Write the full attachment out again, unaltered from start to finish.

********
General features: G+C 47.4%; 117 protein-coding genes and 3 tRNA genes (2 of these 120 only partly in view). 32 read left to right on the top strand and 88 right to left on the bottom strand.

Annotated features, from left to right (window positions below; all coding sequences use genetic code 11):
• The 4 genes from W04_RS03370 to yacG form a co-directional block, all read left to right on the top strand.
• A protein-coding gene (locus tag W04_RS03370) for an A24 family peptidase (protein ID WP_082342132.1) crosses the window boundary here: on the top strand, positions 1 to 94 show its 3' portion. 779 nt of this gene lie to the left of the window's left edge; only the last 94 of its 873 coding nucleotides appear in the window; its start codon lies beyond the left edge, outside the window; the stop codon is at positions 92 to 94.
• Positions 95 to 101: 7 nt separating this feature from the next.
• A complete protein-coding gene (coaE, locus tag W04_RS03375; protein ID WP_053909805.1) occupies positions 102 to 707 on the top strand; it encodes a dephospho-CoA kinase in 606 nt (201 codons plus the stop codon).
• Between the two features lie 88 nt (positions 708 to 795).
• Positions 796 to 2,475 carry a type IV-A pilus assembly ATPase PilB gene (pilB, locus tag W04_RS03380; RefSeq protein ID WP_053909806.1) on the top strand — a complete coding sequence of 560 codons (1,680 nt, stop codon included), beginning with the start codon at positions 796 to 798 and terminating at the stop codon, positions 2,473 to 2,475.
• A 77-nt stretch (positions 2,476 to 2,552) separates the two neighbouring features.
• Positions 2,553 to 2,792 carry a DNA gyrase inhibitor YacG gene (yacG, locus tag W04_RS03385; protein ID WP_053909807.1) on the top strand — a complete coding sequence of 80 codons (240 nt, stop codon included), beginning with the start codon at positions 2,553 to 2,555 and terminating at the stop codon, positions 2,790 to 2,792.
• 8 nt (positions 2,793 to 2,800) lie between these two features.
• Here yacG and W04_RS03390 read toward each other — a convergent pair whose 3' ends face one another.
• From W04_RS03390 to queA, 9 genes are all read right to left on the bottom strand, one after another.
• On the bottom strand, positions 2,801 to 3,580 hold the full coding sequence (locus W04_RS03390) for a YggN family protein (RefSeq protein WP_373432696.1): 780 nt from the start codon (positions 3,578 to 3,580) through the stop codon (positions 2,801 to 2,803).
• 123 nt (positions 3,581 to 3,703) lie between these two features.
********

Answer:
General features: G+C 47.4%; 117 protein-coding genes and 3 tRNA genes (2 of these 120 only partly in view). 32 read left to right on the top strand and 88 right to left on the bottom strand.

Annotated features, from left to right (window positions below; all coding sequences use genetic code 11):
• The 4 genes from W04_RS03370 to yacG form a co-directional block, all read left to right on the top strand.
• A protein-coding gene (locus tag W04_RS03370) for an A24 family peptidase (protein ID WP_082342132.1) crosses the window boundary here: on the top strand, positions 1 to 94 show its 3' portion. 779 nt of this gene lie to the left of the window's left edge; only the last 94 of its 873 coding nucleotides appear in the window; its start codon lies beyond the left edge, outside the window; the stop codon is at positions 92 to 94.
• Positions 95 to 101: 7 nt separating this feature from the next.
• A complete protein-coding gene (coaE, locus tag W04_RS03375; protein ID WP_053909805.1) occupies positions 102 to 707 on the top strand; it encodes a dephospho-CoA kinase in 606 nt (201 codons plus the stop codon).
• Between the two features lie 88 nt (positions 708 to 795).
• Positions 796 to 2,475 carry a type IV-A pilus assembly ATPase PilB gene (pilB, locus tag W04_RS03380; RefSeq protein ID WP_053909806.1) on the top strand — a complete coding sequence of 560 codons (1,680 nt, stop codon included), beginning with the start codon at positions 796 to 798 and terminating at the stop codon, positions 2,473 to 2,475.
• A 77-nt stretch (positions 2,476 to 2,552) separates the two neighbouring features.
• Positions 2,553 to 2,792 carry a DNA gyrase inhibitor YacG gene (yacG, locus tag W04_RS03385; protein ID WP_053909807.1) on the top strand — a complete coding sequence of 80 codons (240 nt, stop codon included), beginning with the start codon at positions 2,553 to 2,555 and terminating at the stop codon, positions 2,790 to 2,792.
• 8 nt (positions 2,793 to 2,800) lie between these two features.
• Here yacG and W04_RS03390 read toward each other — a convergent pair whose 3' ends face one another.
• From W04_RS03390 to queA, 9 genes are all read right to left on the bottom strand, one after another.
• On the bottom strand, positions 2,801 to 3,580 hold the full coding sequence (locus W04_RS03390) for a YggN family protein (RefSeq protein WP_373432696.1): 780 nt from the start codon (positions 3,578 to 3,580) through the stop codon (positions 2,801 to 2,803).
• 123 nt (positions 3,581 to 3,703) lie between these two features.